Few have accused Microsoft of being first to the market. But plenty have learned the hard way that the company can be very good at sneaking up from behind.
That's the tack Microsoft Corp. is hoping to take with entertainment. The software maker has invested years of effort and billions of dollars in entertainment endeavours ranging from television technology to video game consoles.
What's more, it has said that it's willing to spend much more money, and take much more time, to see if those investments pay off.
Its latest effort, the $249.99 US Zune portable player and music service, debuts Tuesday and marks one of the most high-profile attempts to take on Apple Computer Inc.'s iPod and iTunes powerhouse.
Apple not in any danger — yet
Analysts don't expect the early effort to make a serious dent in Apple's market share.
"It's not even going to give the iPod a bad headache for the time being," said analyst Michael Gartenberg with Jupiter Research.
Still, Gartenberg says Microsoft's competitors may have reason to be wary of what the company's deep pockets and dogged persistence could accomplish in years to come.
For Redmond-based Microsoft, which rakes in billions from its highly profitable Office business software and Windows operating system franchises, it may seem strange to put so much emphasis on digital entertainment businesses where profitability can be much trickier.
But analyst Toan Tran with Morningstar says the company could have little choice but to get into those businesses. That's because entertainment devices, which are now used for everything from storing photos to playing video games and watching movies, are increasingly encroaching into the turf Microsoft has tried to hold onto with the Windows operating system that powers most PCs today.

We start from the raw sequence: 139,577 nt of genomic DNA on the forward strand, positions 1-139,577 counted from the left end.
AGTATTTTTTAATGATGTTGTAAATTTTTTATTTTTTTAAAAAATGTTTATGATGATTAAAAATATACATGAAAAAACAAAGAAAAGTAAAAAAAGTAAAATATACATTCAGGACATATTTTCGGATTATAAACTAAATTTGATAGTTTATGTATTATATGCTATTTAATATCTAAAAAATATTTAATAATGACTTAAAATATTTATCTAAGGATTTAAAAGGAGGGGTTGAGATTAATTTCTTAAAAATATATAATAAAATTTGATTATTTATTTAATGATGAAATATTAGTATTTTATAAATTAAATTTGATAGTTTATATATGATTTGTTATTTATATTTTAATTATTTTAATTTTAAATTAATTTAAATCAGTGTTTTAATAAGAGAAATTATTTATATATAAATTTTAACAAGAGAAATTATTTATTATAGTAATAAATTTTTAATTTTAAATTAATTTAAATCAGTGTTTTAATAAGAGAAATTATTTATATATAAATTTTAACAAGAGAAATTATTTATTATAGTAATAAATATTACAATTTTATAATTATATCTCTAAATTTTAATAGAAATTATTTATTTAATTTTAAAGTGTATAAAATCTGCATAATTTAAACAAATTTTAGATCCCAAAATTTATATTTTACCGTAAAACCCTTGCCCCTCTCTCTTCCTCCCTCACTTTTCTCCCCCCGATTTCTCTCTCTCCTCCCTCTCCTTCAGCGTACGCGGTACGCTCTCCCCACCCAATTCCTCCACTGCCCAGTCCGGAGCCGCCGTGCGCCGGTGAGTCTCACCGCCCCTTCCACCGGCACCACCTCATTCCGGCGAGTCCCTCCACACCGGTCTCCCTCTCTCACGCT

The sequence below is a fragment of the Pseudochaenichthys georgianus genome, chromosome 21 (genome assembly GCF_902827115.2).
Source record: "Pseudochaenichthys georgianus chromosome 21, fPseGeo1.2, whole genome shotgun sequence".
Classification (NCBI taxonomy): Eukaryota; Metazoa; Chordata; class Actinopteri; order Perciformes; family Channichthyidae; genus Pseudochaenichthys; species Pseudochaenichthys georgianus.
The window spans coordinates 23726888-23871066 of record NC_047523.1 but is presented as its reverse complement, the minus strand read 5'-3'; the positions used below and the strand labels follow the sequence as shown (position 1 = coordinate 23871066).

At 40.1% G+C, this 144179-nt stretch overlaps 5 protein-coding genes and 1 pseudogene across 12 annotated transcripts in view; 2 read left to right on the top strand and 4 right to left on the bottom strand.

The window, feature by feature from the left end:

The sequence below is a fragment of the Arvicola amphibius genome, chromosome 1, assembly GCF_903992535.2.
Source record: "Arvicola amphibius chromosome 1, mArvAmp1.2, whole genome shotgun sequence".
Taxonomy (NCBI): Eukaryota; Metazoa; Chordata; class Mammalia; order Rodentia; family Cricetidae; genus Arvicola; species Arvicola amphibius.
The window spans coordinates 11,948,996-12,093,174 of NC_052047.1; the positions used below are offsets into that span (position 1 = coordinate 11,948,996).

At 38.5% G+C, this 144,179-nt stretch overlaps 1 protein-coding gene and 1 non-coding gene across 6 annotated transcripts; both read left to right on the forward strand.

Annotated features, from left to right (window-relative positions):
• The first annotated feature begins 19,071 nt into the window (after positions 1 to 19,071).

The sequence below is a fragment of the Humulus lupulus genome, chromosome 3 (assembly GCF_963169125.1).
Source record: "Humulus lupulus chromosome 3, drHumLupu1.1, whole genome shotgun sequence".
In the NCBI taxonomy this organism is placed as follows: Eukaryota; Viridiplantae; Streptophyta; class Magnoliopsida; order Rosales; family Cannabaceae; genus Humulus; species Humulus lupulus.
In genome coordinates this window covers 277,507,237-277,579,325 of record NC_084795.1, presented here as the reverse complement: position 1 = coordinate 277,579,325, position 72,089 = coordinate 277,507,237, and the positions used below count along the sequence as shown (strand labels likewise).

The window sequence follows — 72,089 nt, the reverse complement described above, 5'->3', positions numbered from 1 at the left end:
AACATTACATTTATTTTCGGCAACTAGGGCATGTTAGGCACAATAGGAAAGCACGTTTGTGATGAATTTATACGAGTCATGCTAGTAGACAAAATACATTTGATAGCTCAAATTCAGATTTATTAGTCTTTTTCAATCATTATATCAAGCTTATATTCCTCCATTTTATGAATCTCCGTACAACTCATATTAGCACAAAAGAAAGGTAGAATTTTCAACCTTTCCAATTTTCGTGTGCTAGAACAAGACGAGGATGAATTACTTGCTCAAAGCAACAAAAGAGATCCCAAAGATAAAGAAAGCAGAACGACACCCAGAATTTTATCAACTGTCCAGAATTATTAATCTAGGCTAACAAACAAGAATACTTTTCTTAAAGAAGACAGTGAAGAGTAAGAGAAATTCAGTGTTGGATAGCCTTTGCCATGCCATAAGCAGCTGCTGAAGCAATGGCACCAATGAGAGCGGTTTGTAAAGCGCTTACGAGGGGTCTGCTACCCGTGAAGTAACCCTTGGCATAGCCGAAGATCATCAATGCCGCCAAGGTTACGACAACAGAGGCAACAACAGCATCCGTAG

"Microsoft wants to get into the space because it's a very big market and the PC is not the centre of the world anymore," Tran said.
Technology playing bigger role in life
Microsoft says it's grown interested in entertainment because technology now plays a bigger role in the way people do everything from watch television to listen to music. Robbie Bach, president of Microsoft's entertainment and devices division, said that's a change that plays to Microsoft's strengths.
Still, Microsoft has yet to figure out how to make a lot of money at this new game.
While it has earned a following with the Xbox console and its online gameplay service, Xbox Live, the effort is still losing money. It could also take four years or more before the Zune effort is profitable. Overall, Microsoft's entertainment and devices division lost $96 million in the quarter ended Sept. 30.
The Zune launch also follows on the heels of another Microsoft-backed digital music effort, called PlaysForSure.
In an interview Monday, chief executive officer Steve Ballmer said Microsoft will continue to support the companies that make PlaysForSure devices and services. But he said the company decided to also launch its own Zune product, which isn't compatible with PlaysForSure, after seeing that that effort wasn't doing much to temper Apple's momentum.
"We said, if we just keep on our current model, it's unclear that we're going to expand our footprint in these portable devices," Ballmer said.
Microsoft also is hoping to differentiate itself from Apple with Zune's built-in wireless connection, which allows users to share songs with other nearby Zune users. Ballmer said that idea grew out of the success Microsoft has had with Xbox Live, in which a technology became a forum for gamers all over the world to build a community.
Microsoft can afford to buy market share
Gartenberg, the Jupiter analyst, said cash-rich Microsoft can afford to be persistent and try new ideas in taking on market leaders such as Apple or Sony Corp. It's a luxury available to few other companies, he said.
"They've learned that they can buy market share," he said.
Bach concedes that things like Xbox and Zune will never enjoy the profit margins Microsoft can boast from Windows and Office, but he insists the company is not spending irresponsibly.
"We're not in this just because it's fun to do. We think we can make good money doing this," he said.
For now, however, the expectations are much more restrained. Bach said he'd consider Zune a success this holiday season if people simply decided that Apple had a viable competitor.